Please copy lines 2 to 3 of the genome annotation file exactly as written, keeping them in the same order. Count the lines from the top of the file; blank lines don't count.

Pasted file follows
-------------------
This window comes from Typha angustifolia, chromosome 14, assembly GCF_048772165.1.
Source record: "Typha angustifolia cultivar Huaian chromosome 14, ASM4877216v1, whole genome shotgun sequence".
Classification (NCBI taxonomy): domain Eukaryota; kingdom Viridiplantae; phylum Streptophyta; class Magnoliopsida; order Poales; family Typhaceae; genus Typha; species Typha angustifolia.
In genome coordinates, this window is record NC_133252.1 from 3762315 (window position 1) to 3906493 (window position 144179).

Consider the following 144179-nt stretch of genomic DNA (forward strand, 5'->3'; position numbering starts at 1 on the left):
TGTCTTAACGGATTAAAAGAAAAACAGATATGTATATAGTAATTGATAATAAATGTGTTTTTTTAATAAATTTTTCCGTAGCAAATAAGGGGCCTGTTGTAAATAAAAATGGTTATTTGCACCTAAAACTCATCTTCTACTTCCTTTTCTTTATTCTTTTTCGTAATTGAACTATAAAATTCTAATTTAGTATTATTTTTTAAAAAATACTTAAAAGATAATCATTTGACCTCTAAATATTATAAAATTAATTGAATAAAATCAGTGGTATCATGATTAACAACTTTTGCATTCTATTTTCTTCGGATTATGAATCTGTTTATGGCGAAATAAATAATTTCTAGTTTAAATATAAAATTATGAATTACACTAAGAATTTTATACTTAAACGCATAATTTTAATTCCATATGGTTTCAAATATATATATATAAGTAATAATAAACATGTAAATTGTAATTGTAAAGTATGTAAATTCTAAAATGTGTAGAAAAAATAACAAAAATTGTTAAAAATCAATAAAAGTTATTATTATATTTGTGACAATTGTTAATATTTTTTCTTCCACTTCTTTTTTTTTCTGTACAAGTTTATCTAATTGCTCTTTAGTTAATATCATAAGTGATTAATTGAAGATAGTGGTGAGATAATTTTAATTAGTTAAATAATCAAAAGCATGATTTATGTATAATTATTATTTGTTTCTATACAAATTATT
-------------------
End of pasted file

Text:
Source record: "Typha angustifolia cultivar Huaian chromosome 14, ASM4877216v1, whole genome shotgun sequence".
Classification (NCBI taxonomy): domain Eukaryota; kingdom Viridiplantae; phylum Streptophyta; class Magnoliopsida; order Poales; family Typhaceae; genus Typha; species Typha angustifolia.